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A philanthropy grandmaster

The philanthropist who brought chess to New York City’s public schools dies

Chess in the Schools Image from video

A philanthropy grandmaster
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A New York moment:

Chess is ubiquitous in New York City schools nowadays (Success Academy, a large charter school network in the city, requires students to take chess classes from kindergarten through second grade). That ubiquity is partly due to New York philanthropist Lewis Cullman, who recently died at age 100. In 1986, before the teaching of chess to youngsters as a life skill was popular, Lewis Cullman founded and funded a group called Chess in the Schools. The chess program teaches children at Title 1 schools, or schools serving primarily low-income populations.

“I believe that, given the opportunity, every child has the power to both ... succeed in life and help others,” Cullman had said. “But I also believe that many children are not given that opportunity.”

Lewis Cullman

Lewis Cullman Handout

Cullman thought chess developed important critical thinking skills. He himself was a player, having learned chess from his mother who played “correspondence chess” via post, according to Debbie Eastburn, who now heads Chess in the Schools.

Since 1986, Chess in the Schools has taught chess to more than 500,000 children in low-income neighborhoods in the city. This past school year, the program was in 48 New York City public schools, and taught chess to 6,000 children. The program has hosted 25 free chess tournaments around the city. One day I was walking in Central Park, and as I came around a bend I saw thousands of children playing chess in an open plaza—a Chess in the Schools tournament. It was beautiful.

One problem for the program now is partly based in Cullman’s generosity. His giving philosophy was to eschew a foundation where his wealth would sit in perpetuity, an arrangement he saw as not much more than a tax shelter. Instead he wanted to give his hundreds of millions away while he was alive. That leaves Chess in the Schools in a bind somewhat, but mainly because of his fundraising and networking on their behalf in the business world.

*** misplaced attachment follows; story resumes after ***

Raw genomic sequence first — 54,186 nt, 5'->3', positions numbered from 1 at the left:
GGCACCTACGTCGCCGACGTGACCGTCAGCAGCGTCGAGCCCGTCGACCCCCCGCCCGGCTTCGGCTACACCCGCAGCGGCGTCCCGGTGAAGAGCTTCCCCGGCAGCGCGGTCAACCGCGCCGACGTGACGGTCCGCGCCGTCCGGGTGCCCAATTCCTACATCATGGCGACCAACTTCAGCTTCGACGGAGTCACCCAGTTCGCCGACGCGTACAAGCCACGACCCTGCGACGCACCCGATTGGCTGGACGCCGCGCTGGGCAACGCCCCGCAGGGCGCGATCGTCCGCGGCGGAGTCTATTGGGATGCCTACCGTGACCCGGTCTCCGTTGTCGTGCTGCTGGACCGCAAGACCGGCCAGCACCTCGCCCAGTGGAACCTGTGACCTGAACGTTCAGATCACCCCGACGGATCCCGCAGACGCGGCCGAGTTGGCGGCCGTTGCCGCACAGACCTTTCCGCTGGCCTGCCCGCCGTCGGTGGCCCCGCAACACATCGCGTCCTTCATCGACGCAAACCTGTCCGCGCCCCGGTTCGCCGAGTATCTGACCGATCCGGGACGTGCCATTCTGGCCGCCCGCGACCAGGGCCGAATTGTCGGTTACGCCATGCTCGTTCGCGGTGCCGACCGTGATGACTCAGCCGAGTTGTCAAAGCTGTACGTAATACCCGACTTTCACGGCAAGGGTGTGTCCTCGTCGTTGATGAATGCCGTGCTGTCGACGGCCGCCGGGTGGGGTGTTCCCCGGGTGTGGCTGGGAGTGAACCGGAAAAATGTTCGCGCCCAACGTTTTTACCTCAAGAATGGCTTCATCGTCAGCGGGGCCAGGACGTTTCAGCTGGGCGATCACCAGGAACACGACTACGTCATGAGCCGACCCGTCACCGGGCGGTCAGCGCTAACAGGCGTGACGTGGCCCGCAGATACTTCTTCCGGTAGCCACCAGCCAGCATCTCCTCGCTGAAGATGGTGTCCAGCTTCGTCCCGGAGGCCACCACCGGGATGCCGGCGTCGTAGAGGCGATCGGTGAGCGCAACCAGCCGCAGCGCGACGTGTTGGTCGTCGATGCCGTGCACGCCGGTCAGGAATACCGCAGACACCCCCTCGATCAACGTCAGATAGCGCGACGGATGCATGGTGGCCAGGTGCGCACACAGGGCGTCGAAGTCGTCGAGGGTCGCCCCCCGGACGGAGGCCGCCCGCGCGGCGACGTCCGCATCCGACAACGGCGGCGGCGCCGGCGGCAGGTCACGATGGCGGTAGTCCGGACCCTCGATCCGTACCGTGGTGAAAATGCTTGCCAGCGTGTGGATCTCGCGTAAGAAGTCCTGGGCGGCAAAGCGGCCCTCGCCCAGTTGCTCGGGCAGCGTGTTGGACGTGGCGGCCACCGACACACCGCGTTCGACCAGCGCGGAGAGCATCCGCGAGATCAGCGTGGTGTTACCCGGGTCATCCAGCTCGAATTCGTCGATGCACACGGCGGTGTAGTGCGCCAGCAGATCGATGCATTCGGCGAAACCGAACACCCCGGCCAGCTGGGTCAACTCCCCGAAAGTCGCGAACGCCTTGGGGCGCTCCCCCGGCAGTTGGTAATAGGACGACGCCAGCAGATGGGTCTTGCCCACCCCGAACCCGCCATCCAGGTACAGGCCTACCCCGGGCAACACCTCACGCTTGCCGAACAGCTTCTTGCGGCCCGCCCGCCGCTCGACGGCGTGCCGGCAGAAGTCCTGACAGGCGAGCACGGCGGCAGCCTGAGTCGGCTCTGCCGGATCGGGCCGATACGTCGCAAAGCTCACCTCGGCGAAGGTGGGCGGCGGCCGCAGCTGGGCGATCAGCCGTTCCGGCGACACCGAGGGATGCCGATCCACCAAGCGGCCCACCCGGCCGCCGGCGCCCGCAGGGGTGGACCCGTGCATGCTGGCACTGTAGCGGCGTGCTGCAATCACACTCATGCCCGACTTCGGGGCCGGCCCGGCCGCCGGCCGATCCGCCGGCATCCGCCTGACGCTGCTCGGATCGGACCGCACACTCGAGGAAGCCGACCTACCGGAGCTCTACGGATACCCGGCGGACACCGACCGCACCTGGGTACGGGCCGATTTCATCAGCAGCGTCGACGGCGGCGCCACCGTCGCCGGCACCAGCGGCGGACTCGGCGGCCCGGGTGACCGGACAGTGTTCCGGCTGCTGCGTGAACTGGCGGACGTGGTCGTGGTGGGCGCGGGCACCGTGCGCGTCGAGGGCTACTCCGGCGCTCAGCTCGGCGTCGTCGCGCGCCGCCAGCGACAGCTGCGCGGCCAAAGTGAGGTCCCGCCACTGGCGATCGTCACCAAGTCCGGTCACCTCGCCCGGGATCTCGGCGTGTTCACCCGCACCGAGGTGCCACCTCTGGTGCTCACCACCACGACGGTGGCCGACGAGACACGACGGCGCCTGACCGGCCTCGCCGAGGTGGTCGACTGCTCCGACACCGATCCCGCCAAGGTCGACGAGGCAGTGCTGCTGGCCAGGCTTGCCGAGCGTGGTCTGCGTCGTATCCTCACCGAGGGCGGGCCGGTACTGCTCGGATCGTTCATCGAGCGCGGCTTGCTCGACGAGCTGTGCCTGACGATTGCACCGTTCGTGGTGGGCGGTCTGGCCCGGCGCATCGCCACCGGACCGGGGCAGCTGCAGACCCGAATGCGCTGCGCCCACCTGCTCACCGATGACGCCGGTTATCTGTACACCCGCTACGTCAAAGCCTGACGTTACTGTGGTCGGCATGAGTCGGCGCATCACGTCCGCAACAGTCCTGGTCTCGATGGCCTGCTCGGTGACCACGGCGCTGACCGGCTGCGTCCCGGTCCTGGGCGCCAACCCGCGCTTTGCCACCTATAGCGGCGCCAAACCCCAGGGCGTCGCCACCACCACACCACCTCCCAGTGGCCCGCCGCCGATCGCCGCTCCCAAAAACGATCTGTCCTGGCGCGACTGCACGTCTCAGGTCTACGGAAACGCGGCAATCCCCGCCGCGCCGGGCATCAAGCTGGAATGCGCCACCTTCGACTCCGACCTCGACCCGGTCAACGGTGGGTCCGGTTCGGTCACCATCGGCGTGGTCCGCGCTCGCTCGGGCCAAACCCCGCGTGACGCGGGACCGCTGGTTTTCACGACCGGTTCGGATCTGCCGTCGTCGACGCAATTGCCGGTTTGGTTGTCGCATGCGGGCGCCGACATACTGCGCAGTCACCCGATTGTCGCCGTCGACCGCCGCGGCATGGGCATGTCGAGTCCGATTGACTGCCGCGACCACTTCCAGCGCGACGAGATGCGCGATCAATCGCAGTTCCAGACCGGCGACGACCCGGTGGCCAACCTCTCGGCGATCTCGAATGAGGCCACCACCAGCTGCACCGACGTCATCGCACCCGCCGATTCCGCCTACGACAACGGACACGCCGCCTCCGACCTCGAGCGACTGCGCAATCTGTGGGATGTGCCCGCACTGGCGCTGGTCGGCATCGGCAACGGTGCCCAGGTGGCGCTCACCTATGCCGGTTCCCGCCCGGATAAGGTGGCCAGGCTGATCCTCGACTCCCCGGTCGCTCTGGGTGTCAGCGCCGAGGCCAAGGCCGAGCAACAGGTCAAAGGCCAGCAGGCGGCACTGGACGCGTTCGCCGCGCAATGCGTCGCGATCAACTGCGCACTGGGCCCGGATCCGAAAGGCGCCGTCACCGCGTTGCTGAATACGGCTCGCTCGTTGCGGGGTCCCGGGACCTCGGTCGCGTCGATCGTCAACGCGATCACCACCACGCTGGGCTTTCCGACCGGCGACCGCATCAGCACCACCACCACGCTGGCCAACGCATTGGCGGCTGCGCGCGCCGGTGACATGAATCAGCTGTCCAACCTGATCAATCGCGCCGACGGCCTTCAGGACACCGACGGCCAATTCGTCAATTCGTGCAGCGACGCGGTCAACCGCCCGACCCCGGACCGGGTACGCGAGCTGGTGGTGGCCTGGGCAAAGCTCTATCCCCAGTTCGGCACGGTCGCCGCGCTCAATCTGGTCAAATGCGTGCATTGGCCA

“He was our biggest ambassador to convince other people about the benefits of chess,” said Eastburn. Now she merely has to discover the next generation of philanthropists who want to fund chess in schools—maybe some New York public school alumni who learned chess will keep the momentum going.

Worth your time:

The New York Times has a wrenching feature that follows the youngest child, a 4-month-old, who was separated from his asylum-seeking father during the Trump administration’s family separation policy at the southern U.S. border. The story features Bethany Christian Services, which ended up with the boy’s case and placed him with a Christian foster family even as the caseworker tried to find the boy’s parents.

This week I learned:

Bats are pollinators of night flowers? Madison Square Park staff posted a photo of a bat here resting after a night of pollinating. Sometimes in this concrete jungle it’s easy to forget that the city has flowers that need pollinating.

A court case you might not know about:

Many of New York’s corruption cases have their root in state legislators’ ability to earn outside income, which often creates conflicts of interest. A state commission last year tried to place limits on outside income and gave legislators a pay raise so they could keep one job. But a recent court ruling said not only could legislators keep the commission pay raise, but they could keep their outside jobs. The ruling is “the worst of both worlds,” a watchdog group said. The state is considering an appeal.

Culture I am consuming:

Hannah Coulter, a novel by Wendell Berry.

Email me with tips, story ideas, and feedback. ebelz@wng.org

Emily Belz

Emily is a former senior reporter for WORLD Magazine. She is a World Journalism Institute graduate and also previously reported for the New York Daily News, The Indianapolis Star, and Philanthropy magazine. Emily resides in New York City.



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